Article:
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The Spokesman-Review Newspaper
Spokane, Washington  Est. May 19, 1883

Landmark Oregon coast hotel that’s full of books and shuns Wi-Fi has been sold

The reading room at the Sylvia Beach Hotel, shown in 2012.  (Thomas Boyd)
By Lori Tobias The Oregonian

Forty years after two Portland women took a gamble on a tumble-down oceanfront hotel, the landmark Sylvia Beach Hotel in Newport has a new owner.

Goody Cable and Sally Ford, who opened the doors of the literary-themed hotel in March 1987, signed the final papers Friday, turning over the keys to John Lee, managing director of the Portland-based VIP Hospitality Group. The sale price was not disclosed.

“I no longer own a hotel,” Ford said minutes after the closing. “It makes me sad, but life goes on. One chapter ends and another begins. It has truly been a labor of love for Goody and me.”

The Sylvia Beach Hotel is a coastal destination that attracts book fans and especially writers, who draw inspiration from its literary motifs and its voluminous library — and who appreciate the focus enforced by the hotel’s stubborn lack of TVs or internet access.

The hotel was built in 1913 as the New Cliff Hotel and later became the Gilmore Hotel. When Cable and Ford, friends since they were toddlers, bought it in 1984, it was a run-down, low-rent residential hotel, still with tenants occupying most of the rooms. The roof leaked, the windows were broken and there was no foundation.

Still, says Ford, “when I first saw that dilapidated old place, I just loved it. It had three different colors of paint on it and that old Hotel Gilmore sign on the side of it. I had no idea what we were in for, but most of it was fun, just really fun.”

A heavy-duty renovation included jacking up the hotel to build a foundation, gutting the rooms down to the studs and adding four fireplaces, 21 bathrooms, a kitchen and dining room.

It reopened as the Sylvia Beach Hotel three years later. Cable and Ford’s friends decorated the 21 rooms in themes around literary giants like Ernest Hemingway, Agatha Christie and Tennessee Williams.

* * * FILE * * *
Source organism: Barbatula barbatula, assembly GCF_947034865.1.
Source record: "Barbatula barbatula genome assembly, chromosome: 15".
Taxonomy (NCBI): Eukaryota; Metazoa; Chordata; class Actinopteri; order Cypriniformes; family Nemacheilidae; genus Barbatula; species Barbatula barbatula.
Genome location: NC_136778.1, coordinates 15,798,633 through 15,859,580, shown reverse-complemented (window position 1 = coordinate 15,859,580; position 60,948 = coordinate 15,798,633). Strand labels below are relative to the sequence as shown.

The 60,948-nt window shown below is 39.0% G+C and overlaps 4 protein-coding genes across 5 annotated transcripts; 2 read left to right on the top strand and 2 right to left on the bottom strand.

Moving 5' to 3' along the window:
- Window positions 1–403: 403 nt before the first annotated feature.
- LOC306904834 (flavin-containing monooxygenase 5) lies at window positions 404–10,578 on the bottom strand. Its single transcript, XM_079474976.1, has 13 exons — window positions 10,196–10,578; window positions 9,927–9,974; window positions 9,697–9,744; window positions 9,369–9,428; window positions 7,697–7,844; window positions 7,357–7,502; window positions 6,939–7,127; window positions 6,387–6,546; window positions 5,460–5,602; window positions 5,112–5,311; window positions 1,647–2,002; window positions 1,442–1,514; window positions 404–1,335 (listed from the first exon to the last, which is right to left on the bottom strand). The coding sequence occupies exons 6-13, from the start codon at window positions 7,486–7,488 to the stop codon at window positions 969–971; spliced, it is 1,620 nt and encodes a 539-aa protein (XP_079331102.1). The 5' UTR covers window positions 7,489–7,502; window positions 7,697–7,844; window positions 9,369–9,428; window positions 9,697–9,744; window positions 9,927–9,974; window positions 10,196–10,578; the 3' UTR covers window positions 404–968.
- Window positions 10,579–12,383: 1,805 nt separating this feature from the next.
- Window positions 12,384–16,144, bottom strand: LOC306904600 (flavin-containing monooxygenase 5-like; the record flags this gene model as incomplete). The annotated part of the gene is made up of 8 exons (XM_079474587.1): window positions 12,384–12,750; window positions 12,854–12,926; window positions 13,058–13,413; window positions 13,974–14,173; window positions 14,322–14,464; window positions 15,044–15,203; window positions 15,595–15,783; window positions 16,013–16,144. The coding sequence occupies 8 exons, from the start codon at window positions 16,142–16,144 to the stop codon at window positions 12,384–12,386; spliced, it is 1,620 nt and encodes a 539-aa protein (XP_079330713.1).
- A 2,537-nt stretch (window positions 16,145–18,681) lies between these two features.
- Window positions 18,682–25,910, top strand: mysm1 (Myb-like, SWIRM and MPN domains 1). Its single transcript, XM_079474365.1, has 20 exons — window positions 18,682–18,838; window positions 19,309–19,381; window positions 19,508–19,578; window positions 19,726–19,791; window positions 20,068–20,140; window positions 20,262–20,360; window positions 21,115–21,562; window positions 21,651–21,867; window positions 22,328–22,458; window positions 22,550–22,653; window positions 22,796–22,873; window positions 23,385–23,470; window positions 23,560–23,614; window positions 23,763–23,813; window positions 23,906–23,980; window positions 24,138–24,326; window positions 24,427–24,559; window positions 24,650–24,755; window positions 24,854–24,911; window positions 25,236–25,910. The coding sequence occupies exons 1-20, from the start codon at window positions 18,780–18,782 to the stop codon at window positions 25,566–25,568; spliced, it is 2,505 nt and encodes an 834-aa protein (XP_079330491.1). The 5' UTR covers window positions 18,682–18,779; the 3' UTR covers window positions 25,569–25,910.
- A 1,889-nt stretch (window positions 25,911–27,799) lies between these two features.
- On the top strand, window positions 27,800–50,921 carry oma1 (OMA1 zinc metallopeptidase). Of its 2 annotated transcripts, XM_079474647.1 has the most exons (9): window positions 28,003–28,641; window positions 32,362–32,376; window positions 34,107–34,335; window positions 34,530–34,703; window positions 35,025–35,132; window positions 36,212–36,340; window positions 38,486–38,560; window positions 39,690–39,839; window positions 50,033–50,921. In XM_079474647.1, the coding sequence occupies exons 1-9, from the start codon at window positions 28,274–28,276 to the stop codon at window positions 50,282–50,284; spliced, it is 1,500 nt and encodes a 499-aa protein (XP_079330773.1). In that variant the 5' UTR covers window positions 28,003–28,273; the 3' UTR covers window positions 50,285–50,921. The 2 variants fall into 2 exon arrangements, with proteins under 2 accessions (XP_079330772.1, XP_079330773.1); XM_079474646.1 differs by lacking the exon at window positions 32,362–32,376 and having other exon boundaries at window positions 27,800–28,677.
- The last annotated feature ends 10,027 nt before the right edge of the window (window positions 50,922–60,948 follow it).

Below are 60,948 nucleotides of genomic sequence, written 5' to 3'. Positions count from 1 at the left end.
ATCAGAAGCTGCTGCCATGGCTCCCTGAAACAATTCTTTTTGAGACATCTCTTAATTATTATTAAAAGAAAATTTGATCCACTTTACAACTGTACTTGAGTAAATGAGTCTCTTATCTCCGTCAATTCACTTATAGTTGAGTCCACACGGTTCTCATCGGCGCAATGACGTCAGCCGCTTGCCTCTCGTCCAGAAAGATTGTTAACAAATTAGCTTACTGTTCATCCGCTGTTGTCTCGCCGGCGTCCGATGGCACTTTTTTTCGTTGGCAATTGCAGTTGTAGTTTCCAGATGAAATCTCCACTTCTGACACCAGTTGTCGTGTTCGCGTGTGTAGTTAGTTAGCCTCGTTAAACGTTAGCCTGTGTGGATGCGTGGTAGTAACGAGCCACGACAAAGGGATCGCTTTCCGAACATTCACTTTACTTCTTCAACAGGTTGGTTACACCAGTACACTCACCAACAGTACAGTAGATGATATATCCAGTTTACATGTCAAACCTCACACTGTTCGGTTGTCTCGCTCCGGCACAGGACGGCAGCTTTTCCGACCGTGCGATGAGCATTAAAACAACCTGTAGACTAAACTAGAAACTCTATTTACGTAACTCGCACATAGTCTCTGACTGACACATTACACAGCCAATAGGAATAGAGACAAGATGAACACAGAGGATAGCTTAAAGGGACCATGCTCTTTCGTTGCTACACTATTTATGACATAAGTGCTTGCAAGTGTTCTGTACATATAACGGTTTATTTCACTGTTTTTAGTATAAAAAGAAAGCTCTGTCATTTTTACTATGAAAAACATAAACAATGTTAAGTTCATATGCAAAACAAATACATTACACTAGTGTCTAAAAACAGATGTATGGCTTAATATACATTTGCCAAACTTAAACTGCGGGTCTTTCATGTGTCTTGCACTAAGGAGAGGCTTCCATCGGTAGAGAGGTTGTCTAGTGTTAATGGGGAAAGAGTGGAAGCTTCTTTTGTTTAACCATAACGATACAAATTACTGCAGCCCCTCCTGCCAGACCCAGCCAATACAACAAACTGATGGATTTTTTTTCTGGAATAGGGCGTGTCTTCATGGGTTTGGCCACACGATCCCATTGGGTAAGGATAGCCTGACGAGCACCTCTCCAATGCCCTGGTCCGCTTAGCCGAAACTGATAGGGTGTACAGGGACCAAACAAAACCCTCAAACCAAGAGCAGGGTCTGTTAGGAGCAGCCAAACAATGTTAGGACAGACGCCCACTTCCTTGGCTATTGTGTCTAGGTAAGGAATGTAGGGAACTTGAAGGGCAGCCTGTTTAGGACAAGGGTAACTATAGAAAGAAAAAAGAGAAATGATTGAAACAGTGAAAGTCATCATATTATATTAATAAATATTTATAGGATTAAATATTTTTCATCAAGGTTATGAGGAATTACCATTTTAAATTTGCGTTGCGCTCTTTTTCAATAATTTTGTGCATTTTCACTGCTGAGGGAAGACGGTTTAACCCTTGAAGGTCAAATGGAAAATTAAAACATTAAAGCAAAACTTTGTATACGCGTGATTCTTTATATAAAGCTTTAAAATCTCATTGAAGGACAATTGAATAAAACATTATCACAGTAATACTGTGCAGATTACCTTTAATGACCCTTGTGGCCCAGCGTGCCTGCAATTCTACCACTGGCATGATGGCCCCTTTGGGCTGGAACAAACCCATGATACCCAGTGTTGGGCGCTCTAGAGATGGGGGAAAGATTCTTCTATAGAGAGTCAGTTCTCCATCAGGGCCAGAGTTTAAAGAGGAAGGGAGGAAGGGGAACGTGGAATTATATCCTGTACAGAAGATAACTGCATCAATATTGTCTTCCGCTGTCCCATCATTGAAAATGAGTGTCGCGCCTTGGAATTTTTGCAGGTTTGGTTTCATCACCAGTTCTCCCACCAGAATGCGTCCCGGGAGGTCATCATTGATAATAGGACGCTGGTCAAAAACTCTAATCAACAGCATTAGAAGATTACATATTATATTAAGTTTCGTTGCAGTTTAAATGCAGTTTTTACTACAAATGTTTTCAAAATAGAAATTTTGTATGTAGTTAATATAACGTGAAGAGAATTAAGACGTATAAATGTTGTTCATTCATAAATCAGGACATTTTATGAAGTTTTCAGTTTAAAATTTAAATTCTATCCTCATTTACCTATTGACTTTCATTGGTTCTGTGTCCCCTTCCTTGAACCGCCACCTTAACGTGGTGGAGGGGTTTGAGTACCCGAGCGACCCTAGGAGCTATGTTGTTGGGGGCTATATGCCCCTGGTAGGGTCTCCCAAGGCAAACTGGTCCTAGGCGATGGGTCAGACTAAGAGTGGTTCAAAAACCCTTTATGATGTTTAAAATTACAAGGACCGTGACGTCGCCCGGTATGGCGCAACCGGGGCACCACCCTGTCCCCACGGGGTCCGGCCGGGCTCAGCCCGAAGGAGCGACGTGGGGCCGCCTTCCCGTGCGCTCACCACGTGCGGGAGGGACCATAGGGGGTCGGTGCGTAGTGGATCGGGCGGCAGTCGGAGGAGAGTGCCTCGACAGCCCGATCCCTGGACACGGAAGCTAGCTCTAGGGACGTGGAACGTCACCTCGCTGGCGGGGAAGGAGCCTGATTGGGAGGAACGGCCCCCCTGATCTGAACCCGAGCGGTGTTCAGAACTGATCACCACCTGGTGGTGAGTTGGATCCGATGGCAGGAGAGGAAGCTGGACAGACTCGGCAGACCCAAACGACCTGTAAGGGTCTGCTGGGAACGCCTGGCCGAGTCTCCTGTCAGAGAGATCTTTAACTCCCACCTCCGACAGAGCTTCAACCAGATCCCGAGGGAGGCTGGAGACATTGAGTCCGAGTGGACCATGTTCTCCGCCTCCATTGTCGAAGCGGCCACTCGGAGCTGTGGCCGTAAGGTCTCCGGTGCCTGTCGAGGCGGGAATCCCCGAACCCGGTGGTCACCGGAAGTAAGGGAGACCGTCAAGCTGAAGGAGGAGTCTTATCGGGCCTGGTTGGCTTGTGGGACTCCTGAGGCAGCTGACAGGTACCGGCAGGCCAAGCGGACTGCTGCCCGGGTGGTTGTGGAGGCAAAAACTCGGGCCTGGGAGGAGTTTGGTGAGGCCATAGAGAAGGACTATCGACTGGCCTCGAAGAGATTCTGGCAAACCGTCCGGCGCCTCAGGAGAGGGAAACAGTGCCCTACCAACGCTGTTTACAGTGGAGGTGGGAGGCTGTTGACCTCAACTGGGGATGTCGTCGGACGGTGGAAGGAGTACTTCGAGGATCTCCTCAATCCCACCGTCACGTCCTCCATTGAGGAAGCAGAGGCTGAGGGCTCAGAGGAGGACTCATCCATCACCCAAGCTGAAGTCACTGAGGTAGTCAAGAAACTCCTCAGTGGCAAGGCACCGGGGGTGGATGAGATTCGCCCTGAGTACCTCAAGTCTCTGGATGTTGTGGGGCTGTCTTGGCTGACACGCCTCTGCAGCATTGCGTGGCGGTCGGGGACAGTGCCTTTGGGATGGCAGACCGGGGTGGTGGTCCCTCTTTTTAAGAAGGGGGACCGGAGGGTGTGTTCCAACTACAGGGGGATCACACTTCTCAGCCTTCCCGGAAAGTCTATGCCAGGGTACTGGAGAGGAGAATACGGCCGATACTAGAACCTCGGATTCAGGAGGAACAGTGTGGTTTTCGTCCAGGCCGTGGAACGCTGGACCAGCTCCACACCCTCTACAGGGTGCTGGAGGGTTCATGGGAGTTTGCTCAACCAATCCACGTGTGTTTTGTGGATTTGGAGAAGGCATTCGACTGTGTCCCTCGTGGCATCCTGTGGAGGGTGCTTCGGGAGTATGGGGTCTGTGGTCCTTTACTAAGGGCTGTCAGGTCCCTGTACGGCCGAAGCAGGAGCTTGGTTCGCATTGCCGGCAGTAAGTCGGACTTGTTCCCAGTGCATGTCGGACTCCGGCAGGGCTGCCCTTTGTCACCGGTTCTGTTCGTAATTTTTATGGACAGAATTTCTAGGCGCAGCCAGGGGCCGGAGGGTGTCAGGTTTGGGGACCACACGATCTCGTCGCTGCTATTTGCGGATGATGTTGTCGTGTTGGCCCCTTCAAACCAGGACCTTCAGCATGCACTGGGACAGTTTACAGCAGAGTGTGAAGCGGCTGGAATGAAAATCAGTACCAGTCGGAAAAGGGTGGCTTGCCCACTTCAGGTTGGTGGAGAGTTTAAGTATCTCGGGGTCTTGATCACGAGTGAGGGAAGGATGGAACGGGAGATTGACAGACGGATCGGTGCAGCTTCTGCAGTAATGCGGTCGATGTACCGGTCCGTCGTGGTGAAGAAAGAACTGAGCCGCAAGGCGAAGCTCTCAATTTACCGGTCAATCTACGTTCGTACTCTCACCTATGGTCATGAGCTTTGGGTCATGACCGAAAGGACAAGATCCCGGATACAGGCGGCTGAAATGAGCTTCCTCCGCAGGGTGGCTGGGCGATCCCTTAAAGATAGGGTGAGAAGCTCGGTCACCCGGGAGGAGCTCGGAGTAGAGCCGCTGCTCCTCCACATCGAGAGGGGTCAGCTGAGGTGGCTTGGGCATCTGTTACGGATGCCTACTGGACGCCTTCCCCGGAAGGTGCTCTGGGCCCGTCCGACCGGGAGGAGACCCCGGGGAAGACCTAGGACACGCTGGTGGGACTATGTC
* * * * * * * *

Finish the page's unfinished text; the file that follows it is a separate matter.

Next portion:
Ford’s brother, Ken Peyton, ran the place from a card table because there was no front desk. There were no TVs and only two pay phones. The first guest was “little guy in a white sailor’s uniform,” accompanied by a local resident, carrying no luggage, Ford told The Oregonian during the hotel’s 25th anniversary. “The rate included breakfast, but they didn’t spend the night.”

Despite the lack of customary amenities, the hotel was soon showing up on the feature pages of publications like People magazine, the Los Angeles Times and the New York Times. Ken Kesey, one of Oregon’s best-known authors, dubbed it “the only flophouse on the coast with a view and a waiting list.”

The hotel restaurant, Tables of Content, grew its own following, known not only for the dinners served family-style but for Cable’s favorite dining pastime, the parlor game “two truths and a lie,” in which diners shared secrets about themselves with fellow guests who had to guess which of the three was fiction.

And now, the gabled hotel perched on the headlands enters a new era. Peyton managed the hotel until his death in 2009. Cable suffered a debilitating stroke four years ago.

She takes comfort in the idea that the famed hotel — “our baby” — is part of her legacy, but “I’m going to miss it terribly,” she said. “I’m going to really miss a lot of the guests and the dinners.”

The VIP group recognizes the 111-year-old hotel’s unique literary concept and is trying to figure out how to preserve it while at the same time keeping up with the changes in the broader hospitality industry, Lee said.

“Sally and Goody have built a successful business and brand with a worldwide following for four decades,” Lee said. “We are honored to take the torch and will be focusing on learning the ways that make Sylvia Beach so unique. There’s a lot to learn and digest, and we will be immersing ourselves into the business over the next several months to figure out the next steps, including necessary capital investments to renovate all areas of the hotel.”